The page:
Finance week ahead: ECB meets in wake of Brexit, miners' production on the rise

"Brexit? What Brexit?" seems to be the market group-think at the moment as traders race out and buy "risk", enthused by the idea that global central bankers will just keep the party going with easy money.

Markets at Friday's close:

  • ASX SPI 200 futures -0.2pc at 5,378
  • AUD: 75.8 US cents, 68.65 euro cents, 57.4 British pence, $NZ1.062
  • US: Dow Jones +0.1pc at 18,517, S&P500 -0.1pc at 2,162, NASDAQ -0.1pc 4,490
  • Europe: FTSE +0.2 at 6,669, DAX flat at 9,964 Eurostoxx50 -0.1pc at 2,959
  • Commodities: Brent oil +0.2pc at $US48.09/barrel, Gold +0.2pc at $US1,337/ounce, Iron ore -0.3pc at $US57.80/tonne

Over the week Australian equities rallied around 4 per cent up to their highest point for the year, the US was up 1.5 per cent to another record high and despite all manner of worries, the plucky European markets rose 4 per cent.

Stronger than expected US retail sales figures and solid earnings results seemed to trump European fears.

That could support markets, at least early in the week, although ASX/SPI200 futures trading points to a dip on opening.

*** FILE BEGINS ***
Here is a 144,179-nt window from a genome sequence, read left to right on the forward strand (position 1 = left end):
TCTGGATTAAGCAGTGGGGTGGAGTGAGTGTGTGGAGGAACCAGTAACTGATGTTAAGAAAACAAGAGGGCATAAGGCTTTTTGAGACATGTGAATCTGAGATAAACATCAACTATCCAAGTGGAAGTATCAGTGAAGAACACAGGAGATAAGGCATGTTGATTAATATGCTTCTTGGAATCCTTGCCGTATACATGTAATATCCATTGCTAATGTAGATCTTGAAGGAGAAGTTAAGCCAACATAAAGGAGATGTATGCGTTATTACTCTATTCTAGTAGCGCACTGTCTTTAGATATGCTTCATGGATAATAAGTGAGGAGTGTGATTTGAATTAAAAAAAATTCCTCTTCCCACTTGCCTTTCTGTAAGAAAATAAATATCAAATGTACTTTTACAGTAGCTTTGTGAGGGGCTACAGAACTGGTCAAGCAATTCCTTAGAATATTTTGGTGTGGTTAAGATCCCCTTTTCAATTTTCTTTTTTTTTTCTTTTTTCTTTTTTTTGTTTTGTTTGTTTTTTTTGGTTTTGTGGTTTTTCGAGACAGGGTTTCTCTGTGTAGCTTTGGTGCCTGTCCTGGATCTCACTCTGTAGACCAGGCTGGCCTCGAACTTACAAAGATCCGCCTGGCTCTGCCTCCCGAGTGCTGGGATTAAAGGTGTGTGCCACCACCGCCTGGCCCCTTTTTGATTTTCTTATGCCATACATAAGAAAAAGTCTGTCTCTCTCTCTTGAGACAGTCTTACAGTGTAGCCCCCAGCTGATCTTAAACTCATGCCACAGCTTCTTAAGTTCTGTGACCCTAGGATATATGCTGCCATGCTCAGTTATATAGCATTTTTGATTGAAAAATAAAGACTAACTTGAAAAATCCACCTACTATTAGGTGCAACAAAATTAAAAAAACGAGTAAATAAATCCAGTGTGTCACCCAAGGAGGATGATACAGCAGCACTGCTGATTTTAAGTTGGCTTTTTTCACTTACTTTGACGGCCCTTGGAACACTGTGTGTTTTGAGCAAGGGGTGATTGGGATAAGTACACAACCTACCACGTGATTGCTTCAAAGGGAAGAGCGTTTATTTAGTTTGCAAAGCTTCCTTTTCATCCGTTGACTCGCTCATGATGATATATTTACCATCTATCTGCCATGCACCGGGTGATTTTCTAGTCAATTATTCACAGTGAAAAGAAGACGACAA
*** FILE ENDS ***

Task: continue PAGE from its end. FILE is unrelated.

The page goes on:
Away from equities, bond markets are painting an entirely different picture with long-dated sovereign bond yields hovering around zero — or below — which means that bond traders see only doom and gloom and years of stagnation and worse.

ECB meeting likely to be focus of markets

In a week devoid of significant data releases — domestically and abroad — the markets' focus is likely to be the European Central Bank (ECB) meeting on Thursday, where responses to Brexit and implosion of the Italian banking sector are on the agenda.

As with the UK last week, interest rates are likely to be on hold pending further developments, while the European Central Bank's rather ineffectual quantitative easing (QE) program will be reviewed.

Given the ECB has already bought up all the German bonds available to it in the market, the most obvious call from President Mario Draghi's playbook will be to change the rules to buy some more.